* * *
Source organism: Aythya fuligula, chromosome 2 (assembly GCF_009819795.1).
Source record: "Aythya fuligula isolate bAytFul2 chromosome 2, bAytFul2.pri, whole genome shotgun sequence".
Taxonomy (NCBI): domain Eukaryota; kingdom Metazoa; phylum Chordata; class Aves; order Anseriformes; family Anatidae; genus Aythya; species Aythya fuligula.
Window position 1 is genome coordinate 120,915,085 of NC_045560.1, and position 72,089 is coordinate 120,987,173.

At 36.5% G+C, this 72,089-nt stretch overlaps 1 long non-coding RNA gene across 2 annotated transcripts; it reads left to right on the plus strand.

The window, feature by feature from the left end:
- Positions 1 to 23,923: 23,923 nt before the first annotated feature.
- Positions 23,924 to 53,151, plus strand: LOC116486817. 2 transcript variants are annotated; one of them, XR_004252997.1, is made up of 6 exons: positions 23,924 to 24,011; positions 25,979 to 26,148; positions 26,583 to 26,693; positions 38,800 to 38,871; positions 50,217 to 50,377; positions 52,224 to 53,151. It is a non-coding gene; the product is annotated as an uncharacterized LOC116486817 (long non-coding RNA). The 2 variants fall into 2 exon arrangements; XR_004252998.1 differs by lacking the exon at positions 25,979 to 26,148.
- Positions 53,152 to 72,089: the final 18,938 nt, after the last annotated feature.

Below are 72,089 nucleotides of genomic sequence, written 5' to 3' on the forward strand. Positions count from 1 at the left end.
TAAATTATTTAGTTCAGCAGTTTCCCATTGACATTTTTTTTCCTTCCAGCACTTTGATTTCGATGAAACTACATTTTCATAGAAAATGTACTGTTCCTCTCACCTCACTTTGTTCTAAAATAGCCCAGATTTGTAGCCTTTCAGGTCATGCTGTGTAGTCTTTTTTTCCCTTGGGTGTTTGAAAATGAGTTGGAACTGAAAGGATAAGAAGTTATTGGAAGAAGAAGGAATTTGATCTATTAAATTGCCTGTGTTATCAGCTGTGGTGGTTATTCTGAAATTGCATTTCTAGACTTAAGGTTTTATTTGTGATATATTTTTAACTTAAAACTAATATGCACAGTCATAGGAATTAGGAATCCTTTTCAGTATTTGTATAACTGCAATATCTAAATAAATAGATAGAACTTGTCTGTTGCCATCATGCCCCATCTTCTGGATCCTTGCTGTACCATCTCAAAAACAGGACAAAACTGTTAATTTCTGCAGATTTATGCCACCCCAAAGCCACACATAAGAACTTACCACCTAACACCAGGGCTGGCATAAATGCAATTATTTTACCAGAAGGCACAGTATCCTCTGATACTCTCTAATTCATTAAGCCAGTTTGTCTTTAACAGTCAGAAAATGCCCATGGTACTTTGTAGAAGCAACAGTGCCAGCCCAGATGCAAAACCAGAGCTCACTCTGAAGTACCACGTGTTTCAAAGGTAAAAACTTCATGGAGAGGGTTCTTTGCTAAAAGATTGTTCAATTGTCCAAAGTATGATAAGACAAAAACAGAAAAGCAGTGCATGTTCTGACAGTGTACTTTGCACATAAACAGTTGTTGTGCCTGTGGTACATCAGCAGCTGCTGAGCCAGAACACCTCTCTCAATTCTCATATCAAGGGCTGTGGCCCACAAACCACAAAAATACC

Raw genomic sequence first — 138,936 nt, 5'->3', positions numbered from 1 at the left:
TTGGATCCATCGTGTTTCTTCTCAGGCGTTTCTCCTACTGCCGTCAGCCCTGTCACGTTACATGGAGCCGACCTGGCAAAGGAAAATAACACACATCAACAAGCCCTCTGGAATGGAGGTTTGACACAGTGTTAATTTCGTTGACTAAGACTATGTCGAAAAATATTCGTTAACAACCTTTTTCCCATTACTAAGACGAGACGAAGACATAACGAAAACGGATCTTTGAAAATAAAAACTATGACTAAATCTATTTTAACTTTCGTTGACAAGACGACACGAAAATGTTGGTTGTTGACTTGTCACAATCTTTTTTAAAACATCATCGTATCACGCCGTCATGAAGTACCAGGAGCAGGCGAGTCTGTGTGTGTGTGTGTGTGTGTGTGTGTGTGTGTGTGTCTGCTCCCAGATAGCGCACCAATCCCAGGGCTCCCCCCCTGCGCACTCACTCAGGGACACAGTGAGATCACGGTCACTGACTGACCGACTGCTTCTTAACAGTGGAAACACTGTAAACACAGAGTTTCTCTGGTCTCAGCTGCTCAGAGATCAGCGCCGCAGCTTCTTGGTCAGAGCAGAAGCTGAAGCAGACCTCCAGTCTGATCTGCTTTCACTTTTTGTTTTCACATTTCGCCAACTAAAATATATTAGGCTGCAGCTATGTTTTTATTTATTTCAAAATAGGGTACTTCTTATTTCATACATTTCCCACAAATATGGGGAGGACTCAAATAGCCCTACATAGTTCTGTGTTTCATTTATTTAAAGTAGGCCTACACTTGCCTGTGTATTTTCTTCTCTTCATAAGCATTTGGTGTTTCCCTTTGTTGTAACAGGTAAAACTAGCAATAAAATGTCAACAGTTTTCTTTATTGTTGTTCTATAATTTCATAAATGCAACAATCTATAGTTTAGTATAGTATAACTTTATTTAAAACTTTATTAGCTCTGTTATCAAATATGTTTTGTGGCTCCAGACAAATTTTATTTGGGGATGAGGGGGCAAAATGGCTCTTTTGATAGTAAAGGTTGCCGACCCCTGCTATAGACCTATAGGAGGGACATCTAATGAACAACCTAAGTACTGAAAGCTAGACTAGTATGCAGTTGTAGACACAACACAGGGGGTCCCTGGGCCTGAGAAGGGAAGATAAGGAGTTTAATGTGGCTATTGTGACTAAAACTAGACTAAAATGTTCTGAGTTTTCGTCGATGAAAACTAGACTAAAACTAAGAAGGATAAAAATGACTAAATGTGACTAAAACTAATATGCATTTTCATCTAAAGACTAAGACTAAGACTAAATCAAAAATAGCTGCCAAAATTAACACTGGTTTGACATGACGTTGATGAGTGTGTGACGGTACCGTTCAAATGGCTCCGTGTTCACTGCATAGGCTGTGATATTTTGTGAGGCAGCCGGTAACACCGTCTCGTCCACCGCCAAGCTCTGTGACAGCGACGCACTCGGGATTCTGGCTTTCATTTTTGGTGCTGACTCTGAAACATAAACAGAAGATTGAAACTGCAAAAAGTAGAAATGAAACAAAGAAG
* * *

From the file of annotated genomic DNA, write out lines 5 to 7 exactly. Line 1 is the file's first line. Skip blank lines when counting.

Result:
At 36.5% G+C, this 72,089-nt stretch overlaps 1 long non-coding RNA gene across 2 annotated transcripts; it reads left to right on the plus strand.

The window, feature by feature from the left end:
- Positions 1 to 23,923: 23,923 nt before the first annotated feature.